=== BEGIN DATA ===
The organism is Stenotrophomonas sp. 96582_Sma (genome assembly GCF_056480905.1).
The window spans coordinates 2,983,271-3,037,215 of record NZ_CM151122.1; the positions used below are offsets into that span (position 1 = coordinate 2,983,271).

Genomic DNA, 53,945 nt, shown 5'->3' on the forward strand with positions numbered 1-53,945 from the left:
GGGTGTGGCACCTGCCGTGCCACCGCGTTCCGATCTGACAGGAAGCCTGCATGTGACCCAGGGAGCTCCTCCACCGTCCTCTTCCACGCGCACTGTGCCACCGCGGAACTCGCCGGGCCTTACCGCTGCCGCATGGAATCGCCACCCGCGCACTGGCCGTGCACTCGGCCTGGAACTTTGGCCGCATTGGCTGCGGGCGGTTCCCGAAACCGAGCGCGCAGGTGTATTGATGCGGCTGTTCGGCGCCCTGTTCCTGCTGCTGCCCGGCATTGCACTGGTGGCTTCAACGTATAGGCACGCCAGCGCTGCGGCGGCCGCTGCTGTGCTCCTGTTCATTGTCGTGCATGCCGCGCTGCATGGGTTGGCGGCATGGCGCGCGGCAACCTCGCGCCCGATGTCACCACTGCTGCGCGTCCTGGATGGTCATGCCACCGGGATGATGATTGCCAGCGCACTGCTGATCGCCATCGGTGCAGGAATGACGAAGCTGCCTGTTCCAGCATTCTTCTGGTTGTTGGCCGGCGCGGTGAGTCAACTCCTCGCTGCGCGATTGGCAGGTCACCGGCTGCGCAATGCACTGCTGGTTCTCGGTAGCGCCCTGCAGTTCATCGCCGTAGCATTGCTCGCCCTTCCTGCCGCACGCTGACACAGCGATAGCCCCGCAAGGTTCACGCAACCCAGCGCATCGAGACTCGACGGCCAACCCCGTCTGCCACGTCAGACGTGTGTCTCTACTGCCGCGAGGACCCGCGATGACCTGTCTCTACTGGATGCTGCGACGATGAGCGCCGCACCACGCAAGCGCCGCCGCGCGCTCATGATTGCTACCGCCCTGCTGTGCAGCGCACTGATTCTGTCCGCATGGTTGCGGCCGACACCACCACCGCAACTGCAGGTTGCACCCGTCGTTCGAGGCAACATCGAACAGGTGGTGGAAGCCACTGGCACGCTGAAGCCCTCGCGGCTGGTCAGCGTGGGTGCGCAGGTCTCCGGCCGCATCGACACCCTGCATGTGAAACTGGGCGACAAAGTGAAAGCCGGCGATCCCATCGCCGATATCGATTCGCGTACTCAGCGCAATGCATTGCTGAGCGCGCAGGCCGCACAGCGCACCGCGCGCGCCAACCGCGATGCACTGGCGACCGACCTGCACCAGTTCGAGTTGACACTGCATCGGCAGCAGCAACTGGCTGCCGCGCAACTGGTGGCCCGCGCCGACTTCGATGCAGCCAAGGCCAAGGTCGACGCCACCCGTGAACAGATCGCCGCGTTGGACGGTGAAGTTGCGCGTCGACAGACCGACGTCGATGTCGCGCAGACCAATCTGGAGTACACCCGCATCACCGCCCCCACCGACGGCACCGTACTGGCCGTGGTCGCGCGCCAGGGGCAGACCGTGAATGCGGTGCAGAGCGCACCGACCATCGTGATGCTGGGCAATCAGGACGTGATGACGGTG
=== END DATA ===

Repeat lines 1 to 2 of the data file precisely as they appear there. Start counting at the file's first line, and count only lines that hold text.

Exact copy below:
The organism is Stenotrophomonas sp. 96582_Sma (genome assembly GCF_056480905.1).
The window spans coordinates 2,983,271-3,037,215 of record NZ_CM151122.1; the positions used below are offsets into that span (position 1 = coordinate 2,983,271).